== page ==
This was an offence, though scarce so scandalous as swan stealing, yet worse than poaching—that dread crime against the pleasures of the great; more unpardonable in them, than the yeoman's killing the partridge on his own land that devoured his corn, or the hare eating the tender plants of his garden. It may be called a game larceny, seeing that in this instance, as the Court determined in the case of the swans, the stolen pheasants were not "ferae naturae," but tame domestic animals of the barn-yard.
George Kendrick was put to the bar at the Middlesex Sessions on April 11th, 1810, charged upon an indictment with receiving eight live pheasants, the property of William Butler, Esq. knowing them to be stolen. Mr. Butler has a seat in the county of Hants, where, as well as in other places, he keeps a considerable number of the most beautiful pheasants, all tamed and bred to the hand. No less than 68 of the finest of them were stolen and carried completely off. By some circumstances he was led, in a about a month after, to suspect that the defendant was in possession of some of them, and he accordingly obtained a search warrant, and, accompanied by Pearkes, the officer, went to his house in Piccadilly. There he saw the defendant, whom he interrogated respecting such pheasants, and respecting a person of the name of Gough; but he denied all knowledge of such birds or of Gough. This did not satisfy Mr. Butler, and he proceeded upstairs into a room where there were about 200 pheasants running about; and seeing also some in baskets, they were searched, and eight of the stolen birds were found. Mr. Butler had marked his pheasants in the feet; and, to remove such marks, the poor birds were "dreadfully cut in the feet, insomuch that the blood was then visible. On this discovery being made, the defendant then acknowledged that he knew Gough, and that he agreed to buy 14 pheasants from him for 1l. each, and that Gough had sent them to him for that purpose.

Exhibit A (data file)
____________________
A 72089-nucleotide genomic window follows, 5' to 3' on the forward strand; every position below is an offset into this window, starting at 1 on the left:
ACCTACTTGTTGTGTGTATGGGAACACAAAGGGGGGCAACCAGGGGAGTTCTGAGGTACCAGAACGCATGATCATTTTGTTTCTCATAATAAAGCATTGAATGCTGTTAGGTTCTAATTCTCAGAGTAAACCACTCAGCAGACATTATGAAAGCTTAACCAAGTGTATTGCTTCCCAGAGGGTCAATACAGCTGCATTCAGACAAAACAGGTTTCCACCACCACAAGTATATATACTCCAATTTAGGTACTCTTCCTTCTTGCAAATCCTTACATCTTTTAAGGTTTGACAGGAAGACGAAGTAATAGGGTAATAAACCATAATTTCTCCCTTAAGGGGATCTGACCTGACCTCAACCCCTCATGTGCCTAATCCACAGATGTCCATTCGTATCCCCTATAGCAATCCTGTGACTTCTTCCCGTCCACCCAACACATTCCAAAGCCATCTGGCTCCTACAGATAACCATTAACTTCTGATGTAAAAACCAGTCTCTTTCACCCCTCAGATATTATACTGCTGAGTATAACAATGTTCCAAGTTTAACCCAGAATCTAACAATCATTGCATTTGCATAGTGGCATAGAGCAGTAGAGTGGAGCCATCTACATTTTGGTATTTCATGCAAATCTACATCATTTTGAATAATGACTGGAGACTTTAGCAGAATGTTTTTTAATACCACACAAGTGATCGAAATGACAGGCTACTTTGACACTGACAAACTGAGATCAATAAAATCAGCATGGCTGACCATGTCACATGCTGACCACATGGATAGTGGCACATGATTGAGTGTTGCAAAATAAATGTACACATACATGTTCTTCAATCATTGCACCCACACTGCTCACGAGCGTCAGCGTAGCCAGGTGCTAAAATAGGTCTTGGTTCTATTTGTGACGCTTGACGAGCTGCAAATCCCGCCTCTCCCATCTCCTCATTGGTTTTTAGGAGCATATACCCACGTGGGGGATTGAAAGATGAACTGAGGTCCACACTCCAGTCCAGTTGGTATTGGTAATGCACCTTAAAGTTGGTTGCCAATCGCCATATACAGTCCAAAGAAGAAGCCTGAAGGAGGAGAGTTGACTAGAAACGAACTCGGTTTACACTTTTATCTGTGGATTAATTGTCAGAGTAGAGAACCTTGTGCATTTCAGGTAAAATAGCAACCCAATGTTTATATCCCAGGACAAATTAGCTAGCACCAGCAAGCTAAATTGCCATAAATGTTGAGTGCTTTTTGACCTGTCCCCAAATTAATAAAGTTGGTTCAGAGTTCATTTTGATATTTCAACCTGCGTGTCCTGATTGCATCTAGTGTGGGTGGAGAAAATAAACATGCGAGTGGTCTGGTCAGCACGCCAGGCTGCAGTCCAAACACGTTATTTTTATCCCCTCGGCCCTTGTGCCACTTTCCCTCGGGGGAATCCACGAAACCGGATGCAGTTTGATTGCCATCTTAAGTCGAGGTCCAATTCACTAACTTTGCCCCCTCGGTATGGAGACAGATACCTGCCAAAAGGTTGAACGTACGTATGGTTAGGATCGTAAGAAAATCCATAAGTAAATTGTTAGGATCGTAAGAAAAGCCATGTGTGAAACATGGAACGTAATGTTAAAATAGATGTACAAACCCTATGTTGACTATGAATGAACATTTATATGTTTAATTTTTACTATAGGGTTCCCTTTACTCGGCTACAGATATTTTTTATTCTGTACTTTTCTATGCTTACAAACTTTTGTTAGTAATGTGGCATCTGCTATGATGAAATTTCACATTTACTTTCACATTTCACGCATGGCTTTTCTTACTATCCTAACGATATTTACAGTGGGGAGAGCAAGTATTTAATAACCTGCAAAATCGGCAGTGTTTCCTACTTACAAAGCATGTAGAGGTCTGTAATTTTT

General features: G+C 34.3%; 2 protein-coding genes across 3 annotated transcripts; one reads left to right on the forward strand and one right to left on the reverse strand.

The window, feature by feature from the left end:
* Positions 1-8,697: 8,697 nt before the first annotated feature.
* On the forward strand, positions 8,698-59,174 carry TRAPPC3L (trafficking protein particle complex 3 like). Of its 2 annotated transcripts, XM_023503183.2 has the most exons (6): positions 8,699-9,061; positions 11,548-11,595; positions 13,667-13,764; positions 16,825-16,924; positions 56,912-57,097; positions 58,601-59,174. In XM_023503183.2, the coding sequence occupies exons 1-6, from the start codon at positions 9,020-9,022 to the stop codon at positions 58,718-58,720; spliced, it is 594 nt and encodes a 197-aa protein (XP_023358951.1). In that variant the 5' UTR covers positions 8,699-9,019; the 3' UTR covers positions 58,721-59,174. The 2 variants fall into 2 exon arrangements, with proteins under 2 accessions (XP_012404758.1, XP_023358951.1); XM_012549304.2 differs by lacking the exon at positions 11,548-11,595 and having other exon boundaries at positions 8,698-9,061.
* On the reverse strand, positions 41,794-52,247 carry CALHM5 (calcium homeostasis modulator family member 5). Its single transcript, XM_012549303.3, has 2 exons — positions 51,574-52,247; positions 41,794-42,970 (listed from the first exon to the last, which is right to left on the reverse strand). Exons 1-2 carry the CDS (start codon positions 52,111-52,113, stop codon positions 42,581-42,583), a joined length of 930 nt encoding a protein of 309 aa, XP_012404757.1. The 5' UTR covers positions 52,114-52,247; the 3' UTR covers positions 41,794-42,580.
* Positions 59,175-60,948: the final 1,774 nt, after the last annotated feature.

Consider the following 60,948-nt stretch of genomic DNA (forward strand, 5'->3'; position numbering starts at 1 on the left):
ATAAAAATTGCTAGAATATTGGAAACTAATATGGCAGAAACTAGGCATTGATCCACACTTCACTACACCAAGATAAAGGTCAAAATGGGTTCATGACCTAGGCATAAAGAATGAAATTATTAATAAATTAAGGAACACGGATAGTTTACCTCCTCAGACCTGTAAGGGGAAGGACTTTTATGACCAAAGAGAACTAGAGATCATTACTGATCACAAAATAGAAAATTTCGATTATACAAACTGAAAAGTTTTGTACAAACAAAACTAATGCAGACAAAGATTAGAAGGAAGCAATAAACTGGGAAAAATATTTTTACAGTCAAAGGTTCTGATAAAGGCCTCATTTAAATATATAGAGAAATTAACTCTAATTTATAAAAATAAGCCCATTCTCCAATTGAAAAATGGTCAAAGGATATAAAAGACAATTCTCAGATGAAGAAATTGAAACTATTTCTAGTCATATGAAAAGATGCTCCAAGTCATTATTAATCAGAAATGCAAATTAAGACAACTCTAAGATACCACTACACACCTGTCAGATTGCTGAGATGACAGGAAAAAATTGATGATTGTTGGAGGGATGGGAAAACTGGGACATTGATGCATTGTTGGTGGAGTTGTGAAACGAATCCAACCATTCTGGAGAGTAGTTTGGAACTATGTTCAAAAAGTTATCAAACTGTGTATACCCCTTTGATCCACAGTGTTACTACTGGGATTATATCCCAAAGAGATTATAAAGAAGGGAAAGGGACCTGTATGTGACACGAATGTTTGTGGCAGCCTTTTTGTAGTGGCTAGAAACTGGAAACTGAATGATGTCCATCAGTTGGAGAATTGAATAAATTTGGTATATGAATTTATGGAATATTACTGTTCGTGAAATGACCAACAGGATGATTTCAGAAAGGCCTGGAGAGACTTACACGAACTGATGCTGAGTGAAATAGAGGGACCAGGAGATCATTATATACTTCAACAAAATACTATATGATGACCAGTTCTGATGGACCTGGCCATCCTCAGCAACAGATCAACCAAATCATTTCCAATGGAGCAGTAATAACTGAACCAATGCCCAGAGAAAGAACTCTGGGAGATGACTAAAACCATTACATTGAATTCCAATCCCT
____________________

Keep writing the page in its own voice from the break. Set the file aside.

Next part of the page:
There was other evidence against the prisoner. On his behalf he called a man who was a clerk to him to support his case respecting the 14 pheasants; but in this he failed, and the jury found him guilty. The Court then sentenced him to be imprisoned twelve months in the House of Correction, Coldbath-fields, and at the end of that time to give security to keep the peace for two years, himself in 500l. and two sureties in 200l. each, and to be further confined till that security be given.